Vaccination coverage among COVID-19 prevention and control management teams at primary healthcare facilities in China and their attitudes towards COVID-19 vaccine: a cross-sectional online survey.BMJ Open. 2022 04 07; 12(4):e056345.BO
To investigate the COVID-19 vaccination coverage rate and differences among various COVID-19 prevention primary healthcare (PHC) facilities in China and understand their attitudes towards COVID-19 vaccine. These findings are helpful to provide important suggestions to further improve national COVID-19 vaccination rate.
A nationwide cross-sectional online survey was designed and conducted among COVID-19 prevention and control management teams at PHC facilities in mainland China. In the self-designed questionnaires, each subject was asked to evaluate on a 1-10 scale (10=extremely important/acceptable/influential) the COVID-19 vaccination importance, acceptance and factors related to vaccine hesitancy.
Subjects from 31 provinces and autonomous regions including minorities across mainland China were invited to complete the questionnaire between 22 February 2021 and 2 March 2021.
Were selected by multistage stratified sampling, 998 valid questionnaires (valid rate 99.11%) were collected. The respondents were divided into group A (≤5 respondents within each PHC facility, n1=718) and group B (>5 respondents within each PHC facility, n2=280).
Survey on vaccination rate and attitude towards COVID-19 vaccine included the following: (1) if the subjects think the vaccination is important in containment of COVID-19 pandemic (1-10 scale, 10=extremely important), (2) if they would accept COVID-19 vaccine (1-10 scale, 10=extremely acceptable) and (3) their opinions on 7 factors possibly related to vaccine hesitancy (1-10 scale, 10=extremely influential). All the items were designed based on the previous expert interviews.
Our results showed vaccination rate was greater in group A (85.93%) than in group B (66.43%) (p<0.001). Detailed analyses revealed that in group A, male members were twice as likely to get vaccinated as compared with female members (adjusted OR (aOR): 2.07; 95% CI: 1.26 to 3.43, p=0.004). In group B, those who were at or under the median age had twice the odds of vaccination coverage compared with those who were over the median age (aOR: 2.29; 95% CI: 1.22 to 4.33, p=0.010). In addition, those who were specialised in traditional Chinese medicine were less likely to get vaccinated against COVID-19 compared with those who were specialised in general medicine, with the aOR: 0.10 (95% CI: 0.01 to 0.83, p=0.033). By analysing the factors that influenced the vaccination attitudes among the 998 respondents, we found no significant difference between the vaccinated and unvaccinated participants. However, further detailed analyses found that team members with undergraduate college education were less likely to score higher in COVID-19 vaccination importance than those with technical secondary school education (aOR: 0.35; 95% CI: 0.13 to 0.93, p=0.035); Furthermore, those with non-medical job titles had nearly twice the odds of giving a higher score for the uncertainty of vaccine efficacy compared with those with junior medical titles (aOR: 1.70; 95% CI: 1.02 to 2.85, p=0.016). Team members with a non-medical title were more likely to give a higher score for advice on social sources compared with those with a junior medical title (aOR: 1.70; 95% CI: 1.02 to 2.85, p=0.042).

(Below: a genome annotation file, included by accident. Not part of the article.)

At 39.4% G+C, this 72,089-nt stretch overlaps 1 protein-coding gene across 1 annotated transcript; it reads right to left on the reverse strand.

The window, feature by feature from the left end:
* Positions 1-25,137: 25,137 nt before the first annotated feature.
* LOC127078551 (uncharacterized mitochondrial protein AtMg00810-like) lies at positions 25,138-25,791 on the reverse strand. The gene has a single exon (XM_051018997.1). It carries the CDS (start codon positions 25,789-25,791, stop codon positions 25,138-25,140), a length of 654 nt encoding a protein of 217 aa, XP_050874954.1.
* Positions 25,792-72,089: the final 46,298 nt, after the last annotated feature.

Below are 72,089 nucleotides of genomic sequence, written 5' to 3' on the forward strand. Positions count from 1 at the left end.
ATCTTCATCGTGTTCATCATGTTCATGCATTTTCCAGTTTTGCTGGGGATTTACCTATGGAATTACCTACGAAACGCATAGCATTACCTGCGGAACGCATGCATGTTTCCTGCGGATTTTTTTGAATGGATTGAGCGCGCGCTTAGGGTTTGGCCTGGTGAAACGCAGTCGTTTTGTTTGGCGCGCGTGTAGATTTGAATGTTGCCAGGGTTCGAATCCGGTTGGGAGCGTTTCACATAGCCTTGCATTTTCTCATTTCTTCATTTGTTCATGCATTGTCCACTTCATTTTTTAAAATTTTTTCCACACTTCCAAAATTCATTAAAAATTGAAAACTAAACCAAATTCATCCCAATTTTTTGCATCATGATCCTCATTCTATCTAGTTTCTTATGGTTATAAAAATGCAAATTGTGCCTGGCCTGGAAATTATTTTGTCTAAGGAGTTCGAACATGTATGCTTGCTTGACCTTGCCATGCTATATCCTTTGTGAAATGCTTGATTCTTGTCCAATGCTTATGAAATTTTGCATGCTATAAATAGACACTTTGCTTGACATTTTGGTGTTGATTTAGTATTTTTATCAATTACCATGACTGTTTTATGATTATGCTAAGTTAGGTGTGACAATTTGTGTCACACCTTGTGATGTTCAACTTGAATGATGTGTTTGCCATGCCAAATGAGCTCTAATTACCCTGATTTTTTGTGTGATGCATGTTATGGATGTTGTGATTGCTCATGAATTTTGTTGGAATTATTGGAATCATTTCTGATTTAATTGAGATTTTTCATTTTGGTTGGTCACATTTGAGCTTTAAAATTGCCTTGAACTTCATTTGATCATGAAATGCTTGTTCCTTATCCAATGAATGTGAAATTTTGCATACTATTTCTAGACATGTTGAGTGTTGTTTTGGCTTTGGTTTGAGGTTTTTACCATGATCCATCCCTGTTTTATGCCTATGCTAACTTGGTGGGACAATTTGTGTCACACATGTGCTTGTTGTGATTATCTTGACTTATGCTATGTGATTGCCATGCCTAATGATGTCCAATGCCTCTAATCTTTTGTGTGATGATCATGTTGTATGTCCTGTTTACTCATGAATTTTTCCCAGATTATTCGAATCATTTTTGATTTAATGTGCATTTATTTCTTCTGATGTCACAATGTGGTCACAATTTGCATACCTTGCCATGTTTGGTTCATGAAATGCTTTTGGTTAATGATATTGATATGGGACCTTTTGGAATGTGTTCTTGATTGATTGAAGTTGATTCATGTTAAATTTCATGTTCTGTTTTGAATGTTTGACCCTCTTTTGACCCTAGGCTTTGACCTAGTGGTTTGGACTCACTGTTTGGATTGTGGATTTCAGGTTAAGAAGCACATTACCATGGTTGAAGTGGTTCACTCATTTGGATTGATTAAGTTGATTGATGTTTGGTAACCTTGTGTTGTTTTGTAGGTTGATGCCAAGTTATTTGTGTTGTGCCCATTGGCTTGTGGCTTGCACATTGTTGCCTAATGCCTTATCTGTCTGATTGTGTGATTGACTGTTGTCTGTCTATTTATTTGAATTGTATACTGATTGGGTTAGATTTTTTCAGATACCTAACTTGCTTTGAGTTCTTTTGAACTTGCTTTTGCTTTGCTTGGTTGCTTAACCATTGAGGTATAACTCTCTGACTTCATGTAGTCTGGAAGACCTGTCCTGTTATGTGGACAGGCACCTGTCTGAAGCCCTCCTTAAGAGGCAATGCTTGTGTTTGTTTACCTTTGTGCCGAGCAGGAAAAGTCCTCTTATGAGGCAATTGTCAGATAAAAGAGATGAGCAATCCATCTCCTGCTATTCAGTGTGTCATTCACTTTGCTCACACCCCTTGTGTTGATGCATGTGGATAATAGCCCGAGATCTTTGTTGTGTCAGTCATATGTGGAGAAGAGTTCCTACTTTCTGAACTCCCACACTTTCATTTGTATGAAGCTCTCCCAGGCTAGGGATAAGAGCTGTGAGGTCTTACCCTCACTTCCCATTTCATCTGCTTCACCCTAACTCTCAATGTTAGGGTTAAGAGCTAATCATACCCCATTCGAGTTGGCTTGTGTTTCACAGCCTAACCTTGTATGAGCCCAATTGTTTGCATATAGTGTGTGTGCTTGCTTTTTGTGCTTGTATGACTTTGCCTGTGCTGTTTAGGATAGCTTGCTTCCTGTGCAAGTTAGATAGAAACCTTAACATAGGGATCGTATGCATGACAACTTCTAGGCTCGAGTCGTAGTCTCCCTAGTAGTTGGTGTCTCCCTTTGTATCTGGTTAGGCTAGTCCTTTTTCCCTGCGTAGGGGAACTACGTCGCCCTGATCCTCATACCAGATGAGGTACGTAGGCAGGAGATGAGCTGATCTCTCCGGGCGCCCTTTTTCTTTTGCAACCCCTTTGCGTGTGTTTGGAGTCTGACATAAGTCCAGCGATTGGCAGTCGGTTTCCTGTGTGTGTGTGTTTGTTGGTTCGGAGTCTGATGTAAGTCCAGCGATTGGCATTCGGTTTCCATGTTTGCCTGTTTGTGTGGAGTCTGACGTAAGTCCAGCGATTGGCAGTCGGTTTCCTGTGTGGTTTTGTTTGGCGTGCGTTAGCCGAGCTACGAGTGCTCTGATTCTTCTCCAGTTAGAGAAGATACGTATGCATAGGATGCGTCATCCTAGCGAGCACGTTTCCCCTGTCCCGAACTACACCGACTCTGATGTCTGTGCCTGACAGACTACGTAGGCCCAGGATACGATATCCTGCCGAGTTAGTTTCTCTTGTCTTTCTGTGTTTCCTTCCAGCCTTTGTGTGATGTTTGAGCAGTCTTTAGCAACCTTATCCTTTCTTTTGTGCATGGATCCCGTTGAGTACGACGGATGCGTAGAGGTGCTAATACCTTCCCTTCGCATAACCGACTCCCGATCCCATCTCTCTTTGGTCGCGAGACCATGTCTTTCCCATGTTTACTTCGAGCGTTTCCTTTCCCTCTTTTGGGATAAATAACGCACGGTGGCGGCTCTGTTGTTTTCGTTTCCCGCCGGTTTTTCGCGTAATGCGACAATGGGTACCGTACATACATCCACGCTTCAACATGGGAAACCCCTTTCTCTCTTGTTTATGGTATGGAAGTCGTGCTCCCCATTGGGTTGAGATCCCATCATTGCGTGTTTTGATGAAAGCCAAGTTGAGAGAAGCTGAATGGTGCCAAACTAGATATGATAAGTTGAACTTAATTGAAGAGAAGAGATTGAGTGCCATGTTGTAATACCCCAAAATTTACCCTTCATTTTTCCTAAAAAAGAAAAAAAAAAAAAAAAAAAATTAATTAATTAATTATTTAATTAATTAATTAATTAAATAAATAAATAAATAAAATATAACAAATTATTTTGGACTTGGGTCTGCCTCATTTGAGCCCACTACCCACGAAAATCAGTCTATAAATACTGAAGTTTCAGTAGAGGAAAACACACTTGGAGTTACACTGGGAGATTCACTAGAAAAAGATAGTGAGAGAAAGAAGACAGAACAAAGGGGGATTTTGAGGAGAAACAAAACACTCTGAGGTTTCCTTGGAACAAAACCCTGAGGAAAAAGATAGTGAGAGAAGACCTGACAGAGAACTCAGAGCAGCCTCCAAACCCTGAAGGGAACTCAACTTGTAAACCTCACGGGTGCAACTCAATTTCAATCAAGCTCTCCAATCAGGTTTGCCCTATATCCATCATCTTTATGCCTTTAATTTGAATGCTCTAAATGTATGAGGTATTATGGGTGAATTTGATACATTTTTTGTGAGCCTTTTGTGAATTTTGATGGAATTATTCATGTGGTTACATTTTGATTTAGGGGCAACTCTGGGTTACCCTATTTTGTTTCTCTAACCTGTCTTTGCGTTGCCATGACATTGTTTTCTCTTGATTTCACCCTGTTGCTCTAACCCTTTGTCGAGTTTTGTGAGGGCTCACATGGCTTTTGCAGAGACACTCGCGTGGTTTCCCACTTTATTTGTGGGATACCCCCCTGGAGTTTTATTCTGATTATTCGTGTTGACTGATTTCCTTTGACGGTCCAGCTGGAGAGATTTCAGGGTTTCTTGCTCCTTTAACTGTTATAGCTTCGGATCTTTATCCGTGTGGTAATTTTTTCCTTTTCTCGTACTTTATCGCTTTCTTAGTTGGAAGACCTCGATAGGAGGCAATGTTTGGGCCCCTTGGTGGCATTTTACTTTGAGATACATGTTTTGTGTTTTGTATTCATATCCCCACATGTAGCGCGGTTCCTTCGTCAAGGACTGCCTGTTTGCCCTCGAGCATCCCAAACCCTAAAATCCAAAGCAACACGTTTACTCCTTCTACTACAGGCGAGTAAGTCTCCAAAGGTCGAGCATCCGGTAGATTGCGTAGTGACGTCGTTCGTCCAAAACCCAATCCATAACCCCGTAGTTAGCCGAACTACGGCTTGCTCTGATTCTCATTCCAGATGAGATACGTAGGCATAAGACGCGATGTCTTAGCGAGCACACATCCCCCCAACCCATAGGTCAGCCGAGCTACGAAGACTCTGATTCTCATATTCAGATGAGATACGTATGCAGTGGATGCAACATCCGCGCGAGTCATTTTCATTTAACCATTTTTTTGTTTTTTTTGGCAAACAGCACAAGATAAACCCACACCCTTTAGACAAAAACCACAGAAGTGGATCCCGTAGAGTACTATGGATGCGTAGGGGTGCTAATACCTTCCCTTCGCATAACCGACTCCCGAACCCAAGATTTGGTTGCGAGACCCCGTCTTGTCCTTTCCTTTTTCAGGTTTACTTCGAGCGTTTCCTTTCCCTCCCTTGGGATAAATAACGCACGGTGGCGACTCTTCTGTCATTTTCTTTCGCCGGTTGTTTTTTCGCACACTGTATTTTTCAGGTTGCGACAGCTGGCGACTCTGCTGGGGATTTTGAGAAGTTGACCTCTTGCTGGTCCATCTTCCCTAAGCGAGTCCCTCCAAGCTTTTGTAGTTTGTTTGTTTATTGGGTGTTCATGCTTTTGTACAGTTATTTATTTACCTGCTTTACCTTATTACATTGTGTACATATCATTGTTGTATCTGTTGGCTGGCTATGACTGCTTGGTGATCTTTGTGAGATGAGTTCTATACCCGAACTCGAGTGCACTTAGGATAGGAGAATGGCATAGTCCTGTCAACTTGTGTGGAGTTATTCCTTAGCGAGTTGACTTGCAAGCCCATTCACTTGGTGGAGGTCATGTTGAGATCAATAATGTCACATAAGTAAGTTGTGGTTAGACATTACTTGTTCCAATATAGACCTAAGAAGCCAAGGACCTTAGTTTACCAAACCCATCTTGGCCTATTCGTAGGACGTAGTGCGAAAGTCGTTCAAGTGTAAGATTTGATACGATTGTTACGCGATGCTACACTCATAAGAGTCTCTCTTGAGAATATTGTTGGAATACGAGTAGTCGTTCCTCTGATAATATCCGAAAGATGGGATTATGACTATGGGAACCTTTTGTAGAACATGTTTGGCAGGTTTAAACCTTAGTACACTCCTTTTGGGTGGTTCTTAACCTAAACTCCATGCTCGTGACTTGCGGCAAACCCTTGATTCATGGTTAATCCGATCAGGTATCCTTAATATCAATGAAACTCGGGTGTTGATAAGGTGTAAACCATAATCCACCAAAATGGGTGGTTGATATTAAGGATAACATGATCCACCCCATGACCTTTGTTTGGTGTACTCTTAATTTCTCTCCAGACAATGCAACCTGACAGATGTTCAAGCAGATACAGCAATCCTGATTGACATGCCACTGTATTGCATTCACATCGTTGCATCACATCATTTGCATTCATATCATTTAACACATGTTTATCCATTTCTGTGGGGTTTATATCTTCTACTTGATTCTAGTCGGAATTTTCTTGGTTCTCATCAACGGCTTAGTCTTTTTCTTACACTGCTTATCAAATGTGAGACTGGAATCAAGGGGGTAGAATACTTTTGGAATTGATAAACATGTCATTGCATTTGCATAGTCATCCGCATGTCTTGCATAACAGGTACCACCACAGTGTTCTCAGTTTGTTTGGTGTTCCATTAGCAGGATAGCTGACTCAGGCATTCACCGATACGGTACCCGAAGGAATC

In PHC facilities, although there was a higher COVID-19 vaccination rate among COVID-19 prevention and control teams, some subgroups with different descriptive characters showed negative attitudes towards COVID-19 vaccination. Because primary care workers in China are highly expected to receive the vaccination, and support and educate the public for COVID-19 vaccination. Thus, it is important and necessary to continue to educate them about their vaccination concerns and change their attitudes towards vaccination. Our findings are highly beneficial for designing public vaccination education strategies.